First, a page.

## 1. Designing Unit Questions

### 1.1. Many different types, but all require students to describe conceptual understanding.

### 1.2. To promote deeper exploration of mathematical concepts and ideas.

### 1.3. Example: What are three different ways of describing the slope of a line, and how are they related?"

## 2. Identify Skill Objectives

### 2.1. Identify critical learning objectives based on school's standards-based curriculum maps

2.1.1. State Standard: 6.GM.4 Find the area of complex shapes composed of polygons by composing or decomposing into simple shapes; apply this technique to solve real-world and other mathematical problems.

### 2.2. Teams of 2 or more teachers select 3 to 5 of the most important skills for students to master by the end of the unit.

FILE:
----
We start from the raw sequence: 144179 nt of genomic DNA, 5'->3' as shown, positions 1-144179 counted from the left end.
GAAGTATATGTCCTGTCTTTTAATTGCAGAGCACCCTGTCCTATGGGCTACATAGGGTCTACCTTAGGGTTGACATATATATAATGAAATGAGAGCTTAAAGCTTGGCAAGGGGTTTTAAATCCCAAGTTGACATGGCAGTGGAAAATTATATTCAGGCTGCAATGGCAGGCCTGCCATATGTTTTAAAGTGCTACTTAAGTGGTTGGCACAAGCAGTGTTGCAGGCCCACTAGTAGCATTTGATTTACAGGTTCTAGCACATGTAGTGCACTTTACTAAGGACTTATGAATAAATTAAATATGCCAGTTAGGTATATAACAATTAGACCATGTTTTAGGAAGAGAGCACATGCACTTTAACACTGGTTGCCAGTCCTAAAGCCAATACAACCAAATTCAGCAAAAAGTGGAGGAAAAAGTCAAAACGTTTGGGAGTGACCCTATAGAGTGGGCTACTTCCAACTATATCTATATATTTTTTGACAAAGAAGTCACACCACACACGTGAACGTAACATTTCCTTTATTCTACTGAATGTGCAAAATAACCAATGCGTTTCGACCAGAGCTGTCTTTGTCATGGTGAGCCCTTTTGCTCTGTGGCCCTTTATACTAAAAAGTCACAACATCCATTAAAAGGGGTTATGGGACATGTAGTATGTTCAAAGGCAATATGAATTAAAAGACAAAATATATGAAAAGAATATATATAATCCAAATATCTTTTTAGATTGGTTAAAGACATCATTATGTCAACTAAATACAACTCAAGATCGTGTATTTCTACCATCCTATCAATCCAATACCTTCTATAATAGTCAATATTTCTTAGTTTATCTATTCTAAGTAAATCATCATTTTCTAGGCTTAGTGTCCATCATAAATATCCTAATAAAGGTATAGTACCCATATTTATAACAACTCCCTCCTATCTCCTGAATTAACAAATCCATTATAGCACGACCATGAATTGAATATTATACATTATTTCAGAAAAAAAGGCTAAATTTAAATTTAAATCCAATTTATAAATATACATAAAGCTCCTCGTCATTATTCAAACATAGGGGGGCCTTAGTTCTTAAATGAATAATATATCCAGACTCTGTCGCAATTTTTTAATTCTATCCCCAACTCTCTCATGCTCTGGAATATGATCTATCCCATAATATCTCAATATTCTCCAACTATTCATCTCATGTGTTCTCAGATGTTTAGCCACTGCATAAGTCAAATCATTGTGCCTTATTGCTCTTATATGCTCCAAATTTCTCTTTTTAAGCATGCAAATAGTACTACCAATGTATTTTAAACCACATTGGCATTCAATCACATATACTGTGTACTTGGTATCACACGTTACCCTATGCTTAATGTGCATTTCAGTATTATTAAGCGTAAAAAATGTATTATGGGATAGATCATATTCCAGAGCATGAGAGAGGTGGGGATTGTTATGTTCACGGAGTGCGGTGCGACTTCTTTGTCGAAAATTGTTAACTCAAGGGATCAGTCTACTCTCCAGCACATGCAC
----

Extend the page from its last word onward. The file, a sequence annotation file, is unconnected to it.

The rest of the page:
### 2.3. Sample: "I can identify the area of a complex shape by using the area formulas for simpler objects."

### 2.4. Have students start skill descriptions in class one day and work on it as part of homework for the next several days

### 2.5. Skill Description

2.5.1. Skill Title

2.5.2. Skill Description

2.5.3. Examples

2.5.4. Application

2.5.5. Description of the process

## 3. Select Unit Vocabulary

### 3.1. Unit specific and frequently occurring mathematical terms are directly taught.

### 3.2. Examples: solve, function, evaluate, polygon, right triangle, composing, decomposing, rectangle, circle

### 3.3. Create definition template

3.3.1. State the Term

3.3.2. Mathematical definition of the term as you learned it in class.

3.3.3. Explain the meaning in your own words. You should be able to look at this explanation and understand what the word means even if you have not looked at it in a while.

3.3.4. Show an example of the term and show something that looks like and example but is not. Explain the difference between the two.

3.3.5. Show another way you can think about this term or something that will help you remember the concept. You may want to show a picture, graph or diagram.